Editorial: Time to Tap the Human Resource
As long as human life persists we will be faced with a simple, unalterable fact. We are material beings in a material world. Our lives, our thoughts, our feelings and desires, everything we value and hope to accomplish, no matter how solid or intangible are all made possible only because we have a material relationship with the Earth. Everything we have (and will ever have) to support our lives, we have created by applying our labour to the natural resources around us: the land, its minerals, its watercourses, its produce and its sources of energy. We do all this collectively – we always have: it’s who we are. Our mutual dependence has never been more total than it is today: it now takes the work of millions of people to put a single cup of coffee on a breakfast table every morning.
In our present world, though, the Earth’s resources, which should be the foundation of our material and social wellbeing, turn out to be the source of untold human misery. The cause lies not in the resources themselves, nor even in our relationship with them, but in the relationships we form among ourselves in human society. Private property divides us and forces us into competition with each other for the resources that nature gives freely. The demand for profits puts urgency into that competition and drives it to conflict, open or covert, local or global. It is seen everywhere: in the Brazilian rainforest where indigenous people and activists are killed, maimed and driven from their homes by loggers and mineral prospectors; in the Philippines where the killers are claimed to be the police, the military or the private security forces of the mineral companies themselves; in the Democratic Republic of Congo whose untold mineral wealth has been a source of local conflict for over seventy years, a conflict funded by multinational companies, happy to supply access to arms in return for the vast mineral wealth of the country. We’ve seen it in the huge global conflicts of two world wars, more recently in the oil wars of the Middle East, and now in mounting struggles over the world’s dwindling water supplies. Everywhere!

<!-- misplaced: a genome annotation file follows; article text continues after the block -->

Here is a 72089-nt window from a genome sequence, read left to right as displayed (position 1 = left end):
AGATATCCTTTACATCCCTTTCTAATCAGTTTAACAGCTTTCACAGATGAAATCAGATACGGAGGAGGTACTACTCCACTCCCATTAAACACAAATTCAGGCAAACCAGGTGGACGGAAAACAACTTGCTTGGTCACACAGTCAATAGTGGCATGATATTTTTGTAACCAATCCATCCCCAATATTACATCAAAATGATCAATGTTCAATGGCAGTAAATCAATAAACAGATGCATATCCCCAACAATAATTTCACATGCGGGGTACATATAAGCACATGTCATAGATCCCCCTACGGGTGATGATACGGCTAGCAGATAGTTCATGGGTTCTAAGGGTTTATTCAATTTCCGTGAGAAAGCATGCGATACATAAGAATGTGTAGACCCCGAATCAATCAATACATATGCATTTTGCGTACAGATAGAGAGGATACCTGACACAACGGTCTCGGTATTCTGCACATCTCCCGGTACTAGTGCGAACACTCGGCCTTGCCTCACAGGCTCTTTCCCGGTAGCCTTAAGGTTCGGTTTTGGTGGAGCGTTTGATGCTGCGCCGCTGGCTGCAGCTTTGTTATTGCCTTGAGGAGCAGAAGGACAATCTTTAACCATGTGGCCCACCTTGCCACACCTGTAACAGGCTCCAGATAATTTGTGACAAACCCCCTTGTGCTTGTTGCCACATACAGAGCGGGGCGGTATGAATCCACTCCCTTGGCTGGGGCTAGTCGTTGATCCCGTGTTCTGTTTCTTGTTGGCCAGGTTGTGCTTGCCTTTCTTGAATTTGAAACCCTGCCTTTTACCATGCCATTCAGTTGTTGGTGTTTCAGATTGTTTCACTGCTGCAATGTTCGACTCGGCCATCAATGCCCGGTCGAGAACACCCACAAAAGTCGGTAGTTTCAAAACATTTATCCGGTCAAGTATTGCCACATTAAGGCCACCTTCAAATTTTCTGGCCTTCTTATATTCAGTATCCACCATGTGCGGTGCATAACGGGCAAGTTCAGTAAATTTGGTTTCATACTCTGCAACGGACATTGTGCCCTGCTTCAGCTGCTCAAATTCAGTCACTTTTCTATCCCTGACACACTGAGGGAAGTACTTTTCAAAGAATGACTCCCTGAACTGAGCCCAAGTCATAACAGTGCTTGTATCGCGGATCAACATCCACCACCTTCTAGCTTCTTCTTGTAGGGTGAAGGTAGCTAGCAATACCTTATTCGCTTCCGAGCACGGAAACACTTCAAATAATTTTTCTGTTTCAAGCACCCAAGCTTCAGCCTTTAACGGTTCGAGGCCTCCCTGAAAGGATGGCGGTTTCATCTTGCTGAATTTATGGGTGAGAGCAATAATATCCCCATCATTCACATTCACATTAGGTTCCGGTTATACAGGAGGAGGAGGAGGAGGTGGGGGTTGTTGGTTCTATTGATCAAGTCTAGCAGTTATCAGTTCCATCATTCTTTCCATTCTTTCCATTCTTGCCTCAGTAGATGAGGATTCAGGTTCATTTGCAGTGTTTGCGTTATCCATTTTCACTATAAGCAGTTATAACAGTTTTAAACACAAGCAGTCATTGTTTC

We find ourselves in a trap. Despite our mutual dependence and our social labour, the world’s resources pass not into collective ownership but into the ownership of a few who have acquired a monopoly over them and over the means needed to work them into the things we need. Competition and the mechanics of private ownership direct those few along the path of private profit and not of social need. So, now, most of us go insecure among great natural and created wealth; we spend our days at work but with no hope of controlling the work we do. We see a potential abundance all about us, but we have to make do with much, much less than we see. To all these things we give a single name: capitalism. None of this is any longer necessary. Isn’t it time we made a change?